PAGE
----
The transverse cable 10 may also be coupled to the wall 1 via a coupling 6 to provide additional support and load distribution upon the impact of the vehicle. A hole may be drilled into the wall 1 large enough into which the transverse cable 10 may be embedded with an epoxy (as shown in FIG. 3), cement, concrete, or other like attachment material. In other embodiments, the transverse cable 10 may be mechanically attached to the wall 1. In other embodiments of the invention instead of being attached to the wall 1, the transverse cable 10 may be operatively coupled to the outside surface of the wall 1, the ground, the pole 5, or other location on the catch fence 4, area around the catch fence 4, or structure near the catch fence 4. In the illustrated embodiment the longitudinal cables 9 are positioned on the side of the poles 5 facing the race track and the transverse cable 10 is positioned on the side of the longitudinal cables 9 opposite the race track, as depicted in FIG. 3. In this configuration, the longitudinal cable 9 provides a sliding surface along which the colliding racecar may slide upon impact without contacting static support locations (e.g., transverse cable 10, poles 5, etc.). The transverse cable 10 is located behind the longitudinal cables 9 in order to provide support in redistributing the impact forces during the collision without providing a break in the sliding surfaces of the longitudinal cables 9. In other embodiments of the invention, the transverse cable 10 may be positioned on the side of the longitudinal cables 9 facing the race track. In alternative embodiments of the invention, the transverse cable 10 may be woven through the longitudinal cables 9, such that the transverse cable 10 may be located on the side of one or more longitudinal cables 10 facing the race track and the side of one or more other longitudinal cables 10 opposite the race track.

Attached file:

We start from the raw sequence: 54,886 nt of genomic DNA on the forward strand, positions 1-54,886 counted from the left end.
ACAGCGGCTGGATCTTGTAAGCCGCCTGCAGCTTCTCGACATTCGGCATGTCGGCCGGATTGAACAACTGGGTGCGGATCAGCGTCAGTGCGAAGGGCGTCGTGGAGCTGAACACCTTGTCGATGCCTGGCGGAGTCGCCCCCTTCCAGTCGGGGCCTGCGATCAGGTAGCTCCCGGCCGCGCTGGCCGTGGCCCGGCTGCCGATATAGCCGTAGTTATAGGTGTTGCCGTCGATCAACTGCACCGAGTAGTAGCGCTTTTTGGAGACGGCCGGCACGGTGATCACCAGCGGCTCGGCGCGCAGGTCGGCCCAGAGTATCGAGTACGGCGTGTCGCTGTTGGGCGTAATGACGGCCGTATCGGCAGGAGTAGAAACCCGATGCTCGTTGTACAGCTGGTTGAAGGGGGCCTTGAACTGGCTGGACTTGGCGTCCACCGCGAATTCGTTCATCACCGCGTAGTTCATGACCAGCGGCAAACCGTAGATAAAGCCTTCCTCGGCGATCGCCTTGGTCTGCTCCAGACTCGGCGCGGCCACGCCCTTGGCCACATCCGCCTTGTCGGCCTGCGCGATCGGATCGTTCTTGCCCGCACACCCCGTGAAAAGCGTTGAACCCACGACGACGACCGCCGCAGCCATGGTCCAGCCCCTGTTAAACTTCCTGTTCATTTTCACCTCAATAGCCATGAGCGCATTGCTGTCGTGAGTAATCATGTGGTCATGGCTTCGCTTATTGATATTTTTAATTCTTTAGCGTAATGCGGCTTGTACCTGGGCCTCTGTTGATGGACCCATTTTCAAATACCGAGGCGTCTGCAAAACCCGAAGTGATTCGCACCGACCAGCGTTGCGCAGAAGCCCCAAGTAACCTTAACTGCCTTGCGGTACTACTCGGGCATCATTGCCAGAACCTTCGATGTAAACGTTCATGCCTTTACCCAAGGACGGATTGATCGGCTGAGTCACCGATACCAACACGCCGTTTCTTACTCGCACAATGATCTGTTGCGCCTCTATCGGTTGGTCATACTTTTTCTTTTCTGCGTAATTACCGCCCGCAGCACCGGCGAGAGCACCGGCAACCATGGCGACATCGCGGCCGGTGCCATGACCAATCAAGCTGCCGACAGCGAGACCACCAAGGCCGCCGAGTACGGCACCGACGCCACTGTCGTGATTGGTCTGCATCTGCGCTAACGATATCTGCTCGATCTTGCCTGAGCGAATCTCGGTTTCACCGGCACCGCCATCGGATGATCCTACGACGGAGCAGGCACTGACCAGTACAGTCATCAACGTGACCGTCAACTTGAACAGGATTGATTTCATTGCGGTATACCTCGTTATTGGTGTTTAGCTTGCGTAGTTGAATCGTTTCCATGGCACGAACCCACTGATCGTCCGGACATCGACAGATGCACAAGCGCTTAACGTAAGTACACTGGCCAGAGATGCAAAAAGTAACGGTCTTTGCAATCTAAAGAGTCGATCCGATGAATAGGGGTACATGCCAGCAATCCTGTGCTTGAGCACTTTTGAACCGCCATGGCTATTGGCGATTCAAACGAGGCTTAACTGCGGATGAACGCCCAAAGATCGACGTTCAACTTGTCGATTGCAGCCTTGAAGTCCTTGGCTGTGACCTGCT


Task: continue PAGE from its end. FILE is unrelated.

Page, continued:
In one embodiment, the longitudinal cable 9 and the transverse cable 10 are constructed from ⅝-inch steel cable. Alternatively, in other embodiments of the invention the cables may be different sizes and made from different materials not explicitly described herein.
Referring now to FIGS. 3 through 8B, the transverse cable 10 may be operatively coupled to the longitudinal cable 9 via a cable clamp 11. The cable clamp 11 may define a first plate 12 and a second plate 13. The first plate 12 may rest on the longitudinal cable 9 on the side facing the race track while the second plate 13 may rest on the transverse cable 10 on the side opposite the race track, as depicted in FIGS. 3 and 4. In other embodiments, this configuration may be reversed depending on the desired configuration of the longitudinal cables 9 and the traverse cable 10. In some embodiments the first plate 12 and second plate 13 may be contoured to fit around the longitudinal cable 9 and the transverse cable 10, as illustrated in FIGS. 4, 5A, and 5B. In other embodiments, the first plate 12 and second plate 13 may be spaced apart from each other, as illustrated in FIG. 6A. FIGS. 3 and 4 also illustrate that the first plate 12 and the second plate 13 may be coupled together via non-permanent couplings 14 such as screws, bolts, pins, or the like. Typically, the couplings are shear-strength bolts forged from 50 ksi (50,000 pounds per square inch) or higher “Grade-A” steel. In some embodiments, the couplings 14 may be recessed into a cavity or countersink 15 in either the first plate 12 or the second plate 13 so as to create a smooth outer sliding surface for the potentially colliding racecar, as illustrated in FIG. 7B. The cable clamp 11 (e.g., first plate 12 and second plate 13) may include rounded edges to minimize the number of sharp surfaces, as seen in FIG. 5, which may potentially inflict damage on the colliding vehicle. The first plate 12 or the second plate 13 may be formed from flat plates, bent, stamped, or the like.
In some embodiments (and as seen in FIGS. 5A, 5B, 7A, 7B, 8A, and 8B), the first plate 12 and the second plate 13 may include ridges 16 (e.g., stamped, welded, casted, machined, or the like) on their inside surfaces (e.g., the surfaces that are in contact with at least one of the longitudinal cable 9 or the transverse cable 10) to “bite,” or clamp down on the longitudinal cable 9 or the transverse cable 10. The ridges 16 may be formed such that they align with grooves or spaces in the cables 9, 10. The ridges 16 may be positioned in either one direction along the first plate 12 or the second plate 13 (as shown in FIG. 5A and 5B) or a combination of directions along the first plate 12 and the second plate 13, as shown in FIGS. 7A through 8B. The ridges 16 may be angled so as to complement the angled twist of the space between individual strands of the cable so as to fit between adjacent strands.